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Diecast Airplanes
1/72 Warplanes
Hobby Master United States

Type Attack
Hobby Master item


Distribution Unlimited

Photographs Copyright © Collin Riley 2005-2014
Douglas A-1H Skyraider, VA-176, USS Intrepid "MiG Killer"
Air Power Series. Well folks, this model is nigh on plastic-model-done-by-an-expert quality. In my own diecast collection, there is nothing better.

Some of the model's design details include a most excellent landing gear assembly, which is topnotch and similar to the Corgi Corsair main gear, which is almost fullproof. The gear inserts in the wing easily, aligns automatically, and stays together no matter how much the model is moved. Also included is a finely printed prop, as well as a detailed and colorful paint job throughout the model. The canopy slides well and true, and the various weapons loads fit tightly in the wing slots.

Also laudable is a potential feature that was left out: There are no moving control surfaces, which, if they had been included, would have ruined this almost perfect diecast model. Thankfully, the model sits and flies sagless, solid, and intact on its own, without gimmicks.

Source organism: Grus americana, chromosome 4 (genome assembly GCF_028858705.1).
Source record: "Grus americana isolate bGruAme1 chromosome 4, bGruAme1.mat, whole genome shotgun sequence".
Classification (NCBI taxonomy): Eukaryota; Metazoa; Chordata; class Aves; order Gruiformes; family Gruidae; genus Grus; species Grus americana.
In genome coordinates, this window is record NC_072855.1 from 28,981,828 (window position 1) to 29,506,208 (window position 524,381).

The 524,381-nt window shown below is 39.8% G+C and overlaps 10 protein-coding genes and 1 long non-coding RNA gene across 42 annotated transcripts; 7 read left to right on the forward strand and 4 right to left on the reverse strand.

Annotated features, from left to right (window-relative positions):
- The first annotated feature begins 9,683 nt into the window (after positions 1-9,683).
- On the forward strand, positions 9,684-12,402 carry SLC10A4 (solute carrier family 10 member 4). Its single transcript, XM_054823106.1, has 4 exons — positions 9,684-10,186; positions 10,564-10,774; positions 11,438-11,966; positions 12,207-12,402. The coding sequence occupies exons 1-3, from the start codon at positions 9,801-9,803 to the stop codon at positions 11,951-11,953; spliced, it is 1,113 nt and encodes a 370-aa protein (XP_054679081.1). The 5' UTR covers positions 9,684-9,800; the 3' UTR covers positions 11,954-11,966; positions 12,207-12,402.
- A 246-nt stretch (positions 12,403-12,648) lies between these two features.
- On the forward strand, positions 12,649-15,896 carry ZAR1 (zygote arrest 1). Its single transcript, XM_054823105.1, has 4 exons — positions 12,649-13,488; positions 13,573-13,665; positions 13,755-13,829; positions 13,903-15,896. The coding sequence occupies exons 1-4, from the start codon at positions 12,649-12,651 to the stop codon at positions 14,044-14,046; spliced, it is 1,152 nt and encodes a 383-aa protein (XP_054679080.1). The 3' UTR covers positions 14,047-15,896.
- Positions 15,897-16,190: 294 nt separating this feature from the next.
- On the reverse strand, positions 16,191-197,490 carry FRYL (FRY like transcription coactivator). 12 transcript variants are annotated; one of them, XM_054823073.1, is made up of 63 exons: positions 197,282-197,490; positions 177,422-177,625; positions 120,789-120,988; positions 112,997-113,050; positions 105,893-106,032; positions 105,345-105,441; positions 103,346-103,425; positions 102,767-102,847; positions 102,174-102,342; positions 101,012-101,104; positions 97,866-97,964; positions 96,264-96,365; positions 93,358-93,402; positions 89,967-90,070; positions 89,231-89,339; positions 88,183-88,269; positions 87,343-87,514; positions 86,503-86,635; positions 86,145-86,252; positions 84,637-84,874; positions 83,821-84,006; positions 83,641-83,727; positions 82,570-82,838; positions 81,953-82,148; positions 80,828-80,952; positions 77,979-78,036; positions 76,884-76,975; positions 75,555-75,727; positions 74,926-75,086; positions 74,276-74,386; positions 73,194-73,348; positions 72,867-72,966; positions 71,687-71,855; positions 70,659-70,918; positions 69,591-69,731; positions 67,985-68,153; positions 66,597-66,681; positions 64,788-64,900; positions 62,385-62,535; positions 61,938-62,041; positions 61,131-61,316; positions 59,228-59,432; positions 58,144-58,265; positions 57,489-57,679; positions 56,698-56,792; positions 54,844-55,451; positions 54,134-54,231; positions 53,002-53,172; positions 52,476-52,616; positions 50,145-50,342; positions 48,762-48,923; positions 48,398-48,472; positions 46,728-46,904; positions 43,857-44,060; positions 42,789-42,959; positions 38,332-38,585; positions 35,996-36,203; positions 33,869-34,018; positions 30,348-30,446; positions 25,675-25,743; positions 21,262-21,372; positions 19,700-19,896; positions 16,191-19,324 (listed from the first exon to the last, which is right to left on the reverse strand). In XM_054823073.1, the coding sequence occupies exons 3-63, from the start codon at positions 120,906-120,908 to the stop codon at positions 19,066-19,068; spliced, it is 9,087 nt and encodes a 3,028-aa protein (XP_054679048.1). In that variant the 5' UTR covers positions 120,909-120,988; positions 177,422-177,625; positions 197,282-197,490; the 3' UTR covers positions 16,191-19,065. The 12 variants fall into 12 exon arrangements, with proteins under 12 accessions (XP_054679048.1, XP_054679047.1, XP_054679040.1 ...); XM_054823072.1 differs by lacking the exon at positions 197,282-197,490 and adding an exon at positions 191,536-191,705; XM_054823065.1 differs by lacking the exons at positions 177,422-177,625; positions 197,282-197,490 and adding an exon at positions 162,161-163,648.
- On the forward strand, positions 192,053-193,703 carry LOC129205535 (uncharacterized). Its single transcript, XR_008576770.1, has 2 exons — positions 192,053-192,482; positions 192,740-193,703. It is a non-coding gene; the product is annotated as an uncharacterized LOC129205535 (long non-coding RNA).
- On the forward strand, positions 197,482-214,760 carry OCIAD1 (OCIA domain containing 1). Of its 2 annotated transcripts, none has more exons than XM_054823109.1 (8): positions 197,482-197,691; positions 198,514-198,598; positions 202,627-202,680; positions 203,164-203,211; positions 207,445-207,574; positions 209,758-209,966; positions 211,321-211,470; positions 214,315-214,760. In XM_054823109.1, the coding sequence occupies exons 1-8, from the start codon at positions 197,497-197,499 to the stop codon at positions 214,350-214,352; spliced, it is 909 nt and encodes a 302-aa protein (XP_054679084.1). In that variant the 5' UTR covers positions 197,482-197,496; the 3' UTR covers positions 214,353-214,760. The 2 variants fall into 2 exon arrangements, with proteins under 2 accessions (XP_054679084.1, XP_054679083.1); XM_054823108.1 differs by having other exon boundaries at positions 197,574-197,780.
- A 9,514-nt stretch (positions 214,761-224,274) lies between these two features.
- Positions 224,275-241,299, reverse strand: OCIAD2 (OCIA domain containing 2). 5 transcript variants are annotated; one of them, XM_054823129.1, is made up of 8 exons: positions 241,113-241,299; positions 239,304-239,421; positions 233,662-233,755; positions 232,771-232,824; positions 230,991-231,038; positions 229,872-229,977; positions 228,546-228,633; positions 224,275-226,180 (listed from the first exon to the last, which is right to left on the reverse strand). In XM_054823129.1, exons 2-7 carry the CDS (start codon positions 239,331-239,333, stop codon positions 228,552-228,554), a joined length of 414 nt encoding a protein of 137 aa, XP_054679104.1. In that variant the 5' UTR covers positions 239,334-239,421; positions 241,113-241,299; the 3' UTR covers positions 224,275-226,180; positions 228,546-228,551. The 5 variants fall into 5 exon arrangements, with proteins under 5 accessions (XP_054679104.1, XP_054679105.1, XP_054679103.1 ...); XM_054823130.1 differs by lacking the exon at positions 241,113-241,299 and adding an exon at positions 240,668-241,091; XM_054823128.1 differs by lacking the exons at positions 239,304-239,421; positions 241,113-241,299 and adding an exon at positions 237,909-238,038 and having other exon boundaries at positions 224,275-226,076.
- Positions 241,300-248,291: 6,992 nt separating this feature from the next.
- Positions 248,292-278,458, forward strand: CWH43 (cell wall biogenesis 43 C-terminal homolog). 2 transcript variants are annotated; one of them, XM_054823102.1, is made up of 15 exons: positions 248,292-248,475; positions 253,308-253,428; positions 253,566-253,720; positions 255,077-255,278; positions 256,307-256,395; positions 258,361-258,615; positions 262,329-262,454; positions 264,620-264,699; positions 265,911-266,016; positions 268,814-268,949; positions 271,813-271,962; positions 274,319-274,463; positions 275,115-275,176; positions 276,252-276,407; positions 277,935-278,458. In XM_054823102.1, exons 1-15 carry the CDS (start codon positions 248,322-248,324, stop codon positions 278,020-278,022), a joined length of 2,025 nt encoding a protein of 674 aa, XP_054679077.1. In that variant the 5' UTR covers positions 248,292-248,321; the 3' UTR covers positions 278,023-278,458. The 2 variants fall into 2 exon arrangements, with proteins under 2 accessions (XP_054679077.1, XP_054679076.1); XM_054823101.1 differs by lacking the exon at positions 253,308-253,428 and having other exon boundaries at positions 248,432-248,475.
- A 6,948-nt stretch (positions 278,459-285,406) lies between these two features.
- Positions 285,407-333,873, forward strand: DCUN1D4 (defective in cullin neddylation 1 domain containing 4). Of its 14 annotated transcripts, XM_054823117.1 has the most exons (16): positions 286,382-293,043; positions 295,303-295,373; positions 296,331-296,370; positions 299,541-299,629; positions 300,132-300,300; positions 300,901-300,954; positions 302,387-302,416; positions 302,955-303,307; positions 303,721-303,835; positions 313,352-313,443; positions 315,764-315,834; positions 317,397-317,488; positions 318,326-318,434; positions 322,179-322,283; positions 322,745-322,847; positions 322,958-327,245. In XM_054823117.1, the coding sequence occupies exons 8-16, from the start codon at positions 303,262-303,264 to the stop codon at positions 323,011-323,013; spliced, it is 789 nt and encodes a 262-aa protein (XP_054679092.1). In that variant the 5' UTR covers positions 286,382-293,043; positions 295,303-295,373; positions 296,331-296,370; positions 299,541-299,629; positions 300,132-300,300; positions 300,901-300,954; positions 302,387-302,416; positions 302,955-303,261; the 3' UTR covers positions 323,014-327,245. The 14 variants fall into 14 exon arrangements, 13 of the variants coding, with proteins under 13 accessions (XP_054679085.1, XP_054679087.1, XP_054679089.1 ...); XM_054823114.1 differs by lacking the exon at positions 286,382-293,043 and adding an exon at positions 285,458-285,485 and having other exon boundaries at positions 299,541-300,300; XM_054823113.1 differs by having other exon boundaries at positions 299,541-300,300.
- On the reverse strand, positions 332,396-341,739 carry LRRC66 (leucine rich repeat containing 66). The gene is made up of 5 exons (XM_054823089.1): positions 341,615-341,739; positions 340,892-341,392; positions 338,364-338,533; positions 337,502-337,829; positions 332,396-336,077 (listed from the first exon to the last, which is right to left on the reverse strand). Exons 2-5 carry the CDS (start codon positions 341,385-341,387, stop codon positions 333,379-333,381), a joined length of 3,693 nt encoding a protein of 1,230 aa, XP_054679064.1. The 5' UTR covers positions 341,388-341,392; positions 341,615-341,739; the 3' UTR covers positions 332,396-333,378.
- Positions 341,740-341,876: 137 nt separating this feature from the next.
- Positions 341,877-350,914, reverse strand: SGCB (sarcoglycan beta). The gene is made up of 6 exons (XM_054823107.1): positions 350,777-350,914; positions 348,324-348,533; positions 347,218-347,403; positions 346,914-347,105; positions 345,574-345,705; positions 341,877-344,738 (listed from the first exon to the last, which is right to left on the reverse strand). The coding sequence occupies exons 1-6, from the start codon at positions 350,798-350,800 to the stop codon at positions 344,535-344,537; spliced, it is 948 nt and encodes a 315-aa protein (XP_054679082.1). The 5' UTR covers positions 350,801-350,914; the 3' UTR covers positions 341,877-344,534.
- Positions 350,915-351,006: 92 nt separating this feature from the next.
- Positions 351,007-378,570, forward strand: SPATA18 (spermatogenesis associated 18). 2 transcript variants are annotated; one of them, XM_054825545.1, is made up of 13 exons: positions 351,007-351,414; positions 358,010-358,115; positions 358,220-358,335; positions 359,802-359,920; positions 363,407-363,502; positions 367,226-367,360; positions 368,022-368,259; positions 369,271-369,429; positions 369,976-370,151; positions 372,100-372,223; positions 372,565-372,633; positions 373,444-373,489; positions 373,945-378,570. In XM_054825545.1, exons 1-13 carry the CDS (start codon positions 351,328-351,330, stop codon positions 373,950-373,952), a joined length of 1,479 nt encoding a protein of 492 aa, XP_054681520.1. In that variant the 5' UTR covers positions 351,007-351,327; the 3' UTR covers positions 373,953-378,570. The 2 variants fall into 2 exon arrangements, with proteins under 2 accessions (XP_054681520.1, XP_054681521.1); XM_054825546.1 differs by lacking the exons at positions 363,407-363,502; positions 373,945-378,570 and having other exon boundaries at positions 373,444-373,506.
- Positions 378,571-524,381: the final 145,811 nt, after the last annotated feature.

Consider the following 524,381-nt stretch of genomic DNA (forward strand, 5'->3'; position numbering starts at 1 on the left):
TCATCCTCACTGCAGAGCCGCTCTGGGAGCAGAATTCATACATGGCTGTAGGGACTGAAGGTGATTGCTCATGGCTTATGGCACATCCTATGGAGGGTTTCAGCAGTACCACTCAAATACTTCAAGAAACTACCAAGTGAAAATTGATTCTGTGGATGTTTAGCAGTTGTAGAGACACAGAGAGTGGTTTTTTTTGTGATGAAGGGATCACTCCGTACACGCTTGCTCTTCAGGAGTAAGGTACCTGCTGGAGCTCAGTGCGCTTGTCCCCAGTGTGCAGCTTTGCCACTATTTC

In my time in the navy this plane was known simply as the AD, which I believe was the original designation. The Hobby Master blurb on the box says the plane was originally designated the AD-1, which may be true, though I'm not familiar with the usage. One of these planes, in dark sea blue, was based at NAF Naha when our family was in Okinawa from 1956 through 1958. When we had a typhoon come through in 1957, the AD broke free from its tie downs and was pushed into a P2V (also painted dark sea blue), which collapsed on top of the AD. 'Nuff said.

I've included two pictures of A-1s I took in 1965 off Vietnam from our ammunition ship, the USS Firedrake (AE-14).

The AD design was probably the ultimate all-around prop design, the culmination of decades of pre-jet airplane development. That's not to say it was the fastest or most maneuverable, but it was certainly elegant in its simplicity. In many ways, the design reminds me of another Douglas product, the A-26, which used the same direct aerodynamic approach, including gradually tapered wings, finely cowled engines, and a strong, compact fuselage structure. It would be interesting to know if the same designers worked on both projects, or if they simply followed an established Douglas design philosophy.

Copyright © Collin Riley 2005-2014 Email Diecast Airplanes & Waterline Ships